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Use social marketing to reach at-risk teens
[Editor's note: Look to the July 2010 issue for the second of this two-part series for information on SWAP, an online database developed by the California STD/HIV Prevention Training Center.]
How can you reach at-risk teens with health information on sexually transmitted diseases (STDs) or other reproductive health issues? Look to the Youth Social Marketing Toolkit, an online resource developed by the California STD/HIV Prevention Training Center (CAPTC) in Oakland and the California Family Health Council in Los Angeles to help reproductive health providers develop cost-effective social marketing campaigns.
The toolkit is a one-stop free resource for providers, complete with planning materials, campaign samples, and links to related resources. (See resource listing on p. 69 on how to access the online site.) It was developed in response to requests from local health providers for technical assistance in developing social marketing campaigns, says Amy Smith, MPH, health promotion and health education unit chief in the STD Control Branch of the California Department of Public Health and the CAPTC. There are no costs to other facilities who wish to use the toolkit's resources, says Smith.
Social marketing uses the same collection of tools to "sell" healthy behaviors, just as marketers strive to sell commodities such as blue jeans to the public. The Youth Social Marketing Toolkit site explains how social marketing incorporates the four basic principles of commercial marketing, known as the "4 P's":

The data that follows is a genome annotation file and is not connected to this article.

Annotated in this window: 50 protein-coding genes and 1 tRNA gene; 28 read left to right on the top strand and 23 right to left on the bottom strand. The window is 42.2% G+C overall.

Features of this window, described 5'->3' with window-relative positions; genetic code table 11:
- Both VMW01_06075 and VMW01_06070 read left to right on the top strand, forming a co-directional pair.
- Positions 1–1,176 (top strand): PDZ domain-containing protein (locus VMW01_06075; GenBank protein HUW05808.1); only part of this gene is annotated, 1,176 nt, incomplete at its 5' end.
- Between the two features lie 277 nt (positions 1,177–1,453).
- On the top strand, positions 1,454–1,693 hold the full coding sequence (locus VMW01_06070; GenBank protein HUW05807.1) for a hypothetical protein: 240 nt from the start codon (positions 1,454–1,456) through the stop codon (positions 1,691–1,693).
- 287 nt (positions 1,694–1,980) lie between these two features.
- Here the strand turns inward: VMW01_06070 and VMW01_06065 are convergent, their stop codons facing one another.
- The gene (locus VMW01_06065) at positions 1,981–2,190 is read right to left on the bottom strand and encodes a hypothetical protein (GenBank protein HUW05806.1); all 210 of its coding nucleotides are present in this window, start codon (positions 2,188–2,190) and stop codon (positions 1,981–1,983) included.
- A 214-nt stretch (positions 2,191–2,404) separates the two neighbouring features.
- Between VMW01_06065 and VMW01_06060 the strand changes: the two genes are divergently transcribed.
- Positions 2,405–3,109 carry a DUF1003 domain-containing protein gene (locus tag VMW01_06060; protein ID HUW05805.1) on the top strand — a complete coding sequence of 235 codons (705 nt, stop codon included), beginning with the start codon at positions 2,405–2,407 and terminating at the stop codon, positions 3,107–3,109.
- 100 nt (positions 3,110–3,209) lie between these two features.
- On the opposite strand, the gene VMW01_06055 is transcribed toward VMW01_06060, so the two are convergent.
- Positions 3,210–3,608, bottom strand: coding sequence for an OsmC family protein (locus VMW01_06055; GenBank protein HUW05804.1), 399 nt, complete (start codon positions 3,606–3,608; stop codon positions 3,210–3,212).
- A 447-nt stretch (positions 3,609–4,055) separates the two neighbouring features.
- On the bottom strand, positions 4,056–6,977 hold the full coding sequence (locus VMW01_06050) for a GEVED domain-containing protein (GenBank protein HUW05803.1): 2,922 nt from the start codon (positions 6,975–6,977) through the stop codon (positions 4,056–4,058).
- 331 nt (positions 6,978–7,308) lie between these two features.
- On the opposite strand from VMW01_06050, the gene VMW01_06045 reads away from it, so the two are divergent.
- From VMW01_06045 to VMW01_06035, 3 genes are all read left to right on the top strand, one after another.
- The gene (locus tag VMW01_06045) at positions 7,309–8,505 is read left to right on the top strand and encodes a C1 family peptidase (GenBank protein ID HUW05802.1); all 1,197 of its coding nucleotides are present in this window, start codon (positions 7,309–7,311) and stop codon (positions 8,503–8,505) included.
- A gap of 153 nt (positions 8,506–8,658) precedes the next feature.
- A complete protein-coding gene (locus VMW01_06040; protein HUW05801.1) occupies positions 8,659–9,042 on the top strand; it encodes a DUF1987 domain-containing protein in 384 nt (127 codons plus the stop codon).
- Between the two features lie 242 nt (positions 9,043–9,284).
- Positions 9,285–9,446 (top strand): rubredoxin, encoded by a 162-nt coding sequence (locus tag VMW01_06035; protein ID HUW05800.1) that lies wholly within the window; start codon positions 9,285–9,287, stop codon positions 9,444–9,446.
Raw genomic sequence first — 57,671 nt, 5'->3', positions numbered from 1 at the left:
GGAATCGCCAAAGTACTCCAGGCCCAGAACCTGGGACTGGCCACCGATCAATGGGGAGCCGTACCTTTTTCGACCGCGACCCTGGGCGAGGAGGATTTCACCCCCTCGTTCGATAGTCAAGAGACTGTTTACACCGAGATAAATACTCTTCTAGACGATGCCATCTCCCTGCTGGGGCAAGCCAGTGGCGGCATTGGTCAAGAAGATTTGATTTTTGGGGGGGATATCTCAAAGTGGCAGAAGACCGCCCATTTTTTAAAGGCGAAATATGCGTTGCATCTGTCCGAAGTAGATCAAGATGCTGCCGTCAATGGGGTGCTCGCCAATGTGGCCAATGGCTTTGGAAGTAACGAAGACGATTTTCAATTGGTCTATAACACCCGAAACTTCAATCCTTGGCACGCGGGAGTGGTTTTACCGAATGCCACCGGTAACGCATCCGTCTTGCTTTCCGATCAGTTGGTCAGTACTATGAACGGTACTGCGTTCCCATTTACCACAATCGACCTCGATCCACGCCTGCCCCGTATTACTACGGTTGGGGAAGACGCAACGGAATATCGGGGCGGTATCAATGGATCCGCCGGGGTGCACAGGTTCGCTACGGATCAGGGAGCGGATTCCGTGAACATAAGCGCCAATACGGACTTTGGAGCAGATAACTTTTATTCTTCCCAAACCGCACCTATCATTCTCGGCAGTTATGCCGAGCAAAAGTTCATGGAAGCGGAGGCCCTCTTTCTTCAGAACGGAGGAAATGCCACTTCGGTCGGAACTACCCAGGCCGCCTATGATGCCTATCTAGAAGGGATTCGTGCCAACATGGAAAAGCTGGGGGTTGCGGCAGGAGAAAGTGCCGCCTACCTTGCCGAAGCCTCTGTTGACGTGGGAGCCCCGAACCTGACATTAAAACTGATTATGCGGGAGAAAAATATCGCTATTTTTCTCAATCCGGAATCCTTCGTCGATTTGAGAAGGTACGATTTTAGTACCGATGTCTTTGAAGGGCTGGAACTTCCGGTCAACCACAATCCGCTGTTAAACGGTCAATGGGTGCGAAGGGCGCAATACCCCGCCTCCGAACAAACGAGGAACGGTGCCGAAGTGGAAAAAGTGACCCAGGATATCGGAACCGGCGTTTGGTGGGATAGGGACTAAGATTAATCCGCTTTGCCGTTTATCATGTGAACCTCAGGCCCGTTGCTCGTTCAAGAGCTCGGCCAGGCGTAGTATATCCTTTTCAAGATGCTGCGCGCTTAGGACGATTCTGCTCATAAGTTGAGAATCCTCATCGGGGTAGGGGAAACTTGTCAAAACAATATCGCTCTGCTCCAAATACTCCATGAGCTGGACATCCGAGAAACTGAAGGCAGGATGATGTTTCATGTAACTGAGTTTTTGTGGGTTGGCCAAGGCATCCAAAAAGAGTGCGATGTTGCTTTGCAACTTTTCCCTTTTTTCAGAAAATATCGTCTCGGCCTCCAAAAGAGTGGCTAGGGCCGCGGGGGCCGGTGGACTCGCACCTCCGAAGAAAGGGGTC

Social marketing employs a fifth "P" -- policy -- which is not included in commercial campaigns. Efforts are made to influence policy that will promote positive behavior change.
Why use social marketing to reach adolescents? When messaging is designed with youth input and there is creative use of appropriate media for the audience, social marketing for sexual health messages can be particularly effective in "spreading the word," increasing awareness, and influencing behavior, says Joyce Lisbin, EdD, health communication coordinator at the STD Control Branch and the CAPTC.
Evaluation activities to determine the effectiveness of social marketing approaches have resulted in increased awareness and positive changes in attitude toward healthy behavior change, Lisbin says. Research indicates that social marketing interventions adopting social marketing principles can form an effective framework for behavior change interventions.1
Feedback indicates that most providers would be highly likely to use the resource to develop a social marketing campaign, says Smith. From its launch on Dec. 2, 2009, there have been 9,554 page views and 7,548 unique page views. Reviews of the site note its attractiveness, user-friendly features and its value as a resource for public health professionals.
About 300 hours of staff time were devoted to the development, distribution, and evaluation of the online resource, says Lisbin.
To access the Youth Social Marketing Toolkit, visit the California STD/HIV Preventio3n Training Center web site, www.stdhivtraining.org. Click on "Resources" on the menu bar to access link.